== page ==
Go Green project complete

Published 6:00 am Wednesday, March 11, 2020

Getting your Trinity Audio player ready...

Downtown Farmville resident, local artist and owner of Red Door 104, LLC, Audrey Sullivan and her art students recently completed a recycle bin project paid for by a grant from the Farmville Downtown Partnership’s Supporting Outstanding Urban Projects (SOUP) in April 2019.

SOUP is an event that allows citizens the opportunity to listen to proposals from fellow citizens seeking grant money that would allow them to bring their ideas to reality. The winner is chosen by popular vote.

Sullivan was chosen as the first-place winner for her Go Green proposal.

Email newsletter signup

Aimed at maintaining the unique beauty of the Farmville Downtown District, Sullivan’s Go Green idea proposed that plastic recycle bins to be placed throughout the Downtown District to encourage recycling.

According to Sullivan, she received a $1,000 grant from SOUP and citizen Joe Hines offered to pay for the artwork that has been placed on the sides of the recycle bins.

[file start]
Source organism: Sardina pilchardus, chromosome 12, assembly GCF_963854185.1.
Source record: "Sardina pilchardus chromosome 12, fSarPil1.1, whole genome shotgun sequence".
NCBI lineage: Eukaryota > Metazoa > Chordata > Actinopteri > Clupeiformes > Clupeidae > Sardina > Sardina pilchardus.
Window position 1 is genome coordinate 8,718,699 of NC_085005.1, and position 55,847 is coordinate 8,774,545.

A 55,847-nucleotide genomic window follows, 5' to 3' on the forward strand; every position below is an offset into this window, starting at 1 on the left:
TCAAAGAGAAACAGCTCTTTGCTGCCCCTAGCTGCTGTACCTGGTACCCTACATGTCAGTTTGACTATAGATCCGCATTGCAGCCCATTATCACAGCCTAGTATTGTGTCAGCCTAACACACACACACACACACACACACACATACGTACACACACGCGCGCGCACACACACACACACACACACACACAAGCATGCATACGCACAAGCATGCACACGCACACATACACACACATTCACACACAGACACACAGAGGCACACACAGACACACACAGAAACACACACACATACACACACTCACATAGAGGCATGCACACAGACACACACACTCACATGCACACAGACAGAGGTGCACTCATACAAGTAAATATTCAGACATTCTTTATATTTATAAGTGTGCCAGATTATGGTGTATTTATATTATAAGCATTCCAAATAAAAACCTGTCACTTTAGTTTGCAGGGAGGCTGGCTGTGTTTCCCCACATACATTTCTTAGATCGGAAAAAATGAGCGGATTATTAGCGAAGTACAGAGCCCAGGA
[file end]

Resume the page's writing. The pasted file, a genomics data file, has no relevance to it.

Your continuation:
“People asked if I would put artwork on the bins, which I did but chose to use my students as I felt that kid art would be more interesting,” Sullivan said. “Joe offered to pay for the artwork as he felt this was a worthwhile project for the community and wanted to be a part of it. That cost was $1,000, bringing the total cost of the project to $2,000.”

Sullivan says there are four bins with 16 pieces of art from her students who range in ages from 8 to 14.

“Over the course of several months, the children created their works of art in the studio and once they were complete, Anthony DiMarco, owner of Mountain Creek Signs, photographed the pieces and printed the art onto vinyl, which was then applied to the side panels,” Sullivan said.

Grant funds originally only covered the cost of three bins, but with the help of Lowe’s of Farmville, Sullivan was able to get a fourth recycling bin.

“I am a huge advocate of recycling and hope that our community will embrace the bins and start a trend of recycling in our community,” Sullivan said. “We also create and contribute the bottle cap murals you see around town as another way of reducing our footprint. We hope that doing what we do in an artistic way will open people up to recycling and repurposing in a way they might not have before.”

Now that the recycling bins are complete, they will be placed by the High Bridge entrance/LOVE sign, by the public restrooms at the downtown plaza, one in front of Barnes and Noble on Main Street and one by Crute Stage.